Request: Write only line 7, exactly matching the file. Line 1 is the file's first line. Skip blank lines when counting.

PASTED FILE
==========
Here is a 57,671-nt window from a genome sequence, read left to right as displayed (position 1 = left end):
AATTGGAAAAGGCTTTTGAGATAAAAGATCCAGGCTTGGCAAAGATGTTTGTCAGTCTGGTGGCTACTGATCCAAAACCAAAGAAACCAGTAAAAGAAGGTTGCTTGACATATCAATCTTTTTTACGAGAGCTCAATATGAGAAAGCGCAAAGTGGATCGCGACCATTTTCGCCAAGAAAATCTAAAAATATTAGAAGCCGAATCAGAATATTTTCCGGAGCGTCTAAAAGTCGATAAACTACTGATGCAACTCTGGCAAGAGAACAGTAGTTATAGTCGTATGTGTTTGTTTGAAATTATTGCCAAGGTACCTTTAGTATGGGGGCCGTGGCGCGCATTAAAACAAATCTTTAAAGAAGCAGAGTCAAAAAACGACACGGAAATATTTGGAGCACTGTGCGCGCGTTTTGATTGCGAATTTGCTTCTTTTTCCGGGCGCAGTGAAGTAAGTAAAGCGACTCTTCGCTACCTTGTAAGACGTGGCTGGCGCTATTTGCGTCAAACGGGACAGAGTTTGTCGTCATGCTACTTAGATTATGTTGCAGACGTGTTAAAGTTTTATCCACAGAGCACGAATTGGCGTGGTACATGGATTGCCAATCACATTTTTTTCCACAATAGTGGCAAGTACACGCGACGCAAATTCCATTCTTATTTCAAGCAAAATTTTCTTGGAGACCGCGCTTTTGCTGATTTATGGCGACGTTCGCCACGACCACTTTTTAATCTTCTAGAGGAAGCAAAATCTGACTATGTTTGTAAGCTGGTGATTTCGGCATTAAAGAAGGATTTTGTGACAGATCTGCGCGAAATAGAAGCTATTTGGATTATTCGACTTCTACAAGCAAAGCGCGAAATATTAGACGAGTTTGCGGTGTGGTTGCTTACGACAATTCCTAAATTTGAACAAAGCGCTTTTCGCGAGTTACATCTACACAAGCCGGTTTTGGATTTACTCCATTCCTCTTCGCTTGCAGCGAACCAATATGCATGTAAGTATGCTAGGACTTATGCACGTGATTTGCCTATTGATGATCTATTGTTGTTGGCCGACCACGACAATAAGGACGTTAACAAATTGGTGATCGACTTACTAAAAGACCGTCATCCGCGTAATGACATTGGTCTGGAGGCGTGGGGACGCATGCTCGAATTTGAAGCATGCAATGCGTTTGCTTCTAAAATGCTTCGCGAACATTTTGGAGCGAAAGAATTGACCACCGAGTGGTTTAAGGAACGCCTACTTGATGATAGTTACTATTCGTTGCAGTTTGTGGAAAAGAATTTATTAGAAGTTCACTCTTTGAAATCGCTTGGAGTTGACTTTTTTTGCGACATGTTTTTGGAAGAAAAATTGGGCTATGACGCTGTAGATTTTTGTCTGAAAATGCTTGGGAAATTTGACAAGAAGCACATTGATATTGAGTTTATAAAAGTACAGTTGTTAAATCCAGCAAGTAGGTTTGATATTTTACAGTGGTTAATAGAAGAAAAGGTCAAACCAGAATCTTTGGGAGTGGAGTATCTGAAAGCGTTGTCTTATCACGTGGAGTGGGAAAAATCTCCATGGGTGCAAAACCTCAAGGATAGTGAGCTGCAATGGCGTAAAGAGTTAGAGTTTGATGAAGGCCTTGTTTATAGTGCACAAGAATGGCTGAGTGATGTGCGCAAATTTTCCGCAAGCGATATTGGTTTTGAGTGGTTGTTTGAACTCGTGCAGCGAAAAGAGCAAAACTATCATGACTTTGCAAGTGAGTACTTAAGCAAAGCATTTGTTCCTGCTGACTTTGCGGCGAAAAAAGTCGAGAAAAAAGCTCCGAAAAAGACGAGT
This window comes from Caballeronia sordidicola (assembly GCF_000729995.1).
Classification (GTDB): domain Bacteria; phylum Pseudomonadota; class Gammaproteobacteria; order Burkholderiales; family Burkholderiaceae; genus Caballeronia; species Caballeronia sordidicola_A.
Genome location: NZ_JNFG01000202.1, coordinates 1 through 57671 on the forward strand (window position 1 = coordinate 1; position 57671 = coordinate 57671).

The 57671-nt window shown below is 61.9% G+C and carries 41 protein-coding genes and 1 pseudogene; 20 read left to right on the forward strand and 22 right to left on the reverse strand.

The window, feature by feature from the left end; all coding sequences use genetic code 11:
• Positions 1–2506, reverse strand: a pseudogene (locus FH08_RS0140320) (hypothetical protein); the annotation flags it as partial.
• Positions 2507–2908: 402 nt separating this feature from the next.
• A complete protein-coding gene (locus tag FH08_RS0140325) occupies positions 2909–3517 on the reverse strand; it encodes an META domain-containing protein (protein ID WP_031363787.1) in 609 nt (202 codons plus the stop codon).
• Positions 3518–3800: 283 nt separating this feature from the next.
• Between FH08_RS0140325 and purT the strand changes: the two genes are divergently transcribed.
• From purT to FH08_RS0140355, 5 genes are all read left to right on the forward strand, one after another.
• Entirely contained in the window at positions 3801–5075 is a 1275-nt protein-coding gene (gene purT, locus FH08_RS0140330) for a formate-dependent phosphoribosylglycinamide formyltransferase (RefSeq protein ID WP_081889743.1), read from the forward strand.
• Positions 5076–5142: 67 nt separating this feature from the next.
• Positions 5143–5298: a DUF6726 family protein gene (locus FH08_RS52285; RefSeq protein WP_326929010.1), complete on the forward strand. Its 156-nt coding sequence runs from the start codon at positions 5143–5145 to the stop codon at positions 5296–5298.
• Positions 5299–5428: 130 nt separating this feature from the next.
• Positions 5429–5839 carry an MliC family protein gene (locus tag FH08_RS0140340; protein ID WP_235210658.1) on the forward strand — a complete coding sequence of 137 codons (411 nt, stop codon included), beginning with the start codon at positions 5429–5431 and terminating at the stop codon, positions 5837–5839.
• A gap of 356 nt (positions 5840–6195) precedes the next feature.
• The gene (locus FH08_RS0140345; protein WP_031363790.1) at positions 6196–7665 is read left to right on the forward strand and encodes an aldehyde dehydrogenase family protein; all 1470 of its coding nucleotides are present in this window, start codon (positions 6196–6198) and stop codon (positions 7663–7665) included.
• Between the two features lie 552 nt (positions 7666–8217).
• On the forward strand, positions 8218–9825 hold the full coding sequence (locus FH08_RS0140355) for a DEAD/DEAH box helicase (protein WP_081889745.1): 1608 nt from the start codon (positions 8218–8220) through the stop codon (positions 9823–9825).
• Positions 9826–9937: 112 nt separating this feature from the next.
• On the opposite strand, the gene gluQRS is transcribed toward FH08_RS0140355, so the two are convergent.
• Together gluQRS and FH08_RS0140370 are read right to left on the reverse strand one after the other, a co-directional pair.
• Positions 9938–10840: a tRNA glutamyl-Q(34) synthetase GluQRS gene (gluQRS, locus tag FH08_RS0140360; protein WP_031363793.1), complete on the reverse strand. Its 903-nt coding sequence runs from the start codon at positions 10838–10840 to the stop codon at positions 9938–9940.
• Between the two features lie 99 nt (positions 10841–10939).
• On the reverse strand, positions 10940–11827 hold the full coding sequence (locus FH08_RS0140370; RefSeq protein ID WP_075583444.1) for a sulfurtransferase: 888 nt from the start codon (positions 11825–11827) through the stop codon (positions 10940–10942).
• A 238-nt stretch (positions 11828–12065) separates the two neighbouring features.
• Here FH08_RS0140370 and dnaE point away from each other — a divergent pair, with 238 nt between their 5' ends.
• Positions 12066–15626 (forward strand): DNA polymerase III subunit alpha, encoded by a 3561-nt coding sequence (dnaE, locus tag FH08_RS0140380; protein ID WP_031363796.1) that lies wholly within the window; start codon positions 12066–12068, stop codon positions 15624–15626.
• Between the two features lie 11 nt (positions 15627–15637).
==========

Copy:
The window, feature by feature from the left end; all coding sequences use genetic code 11: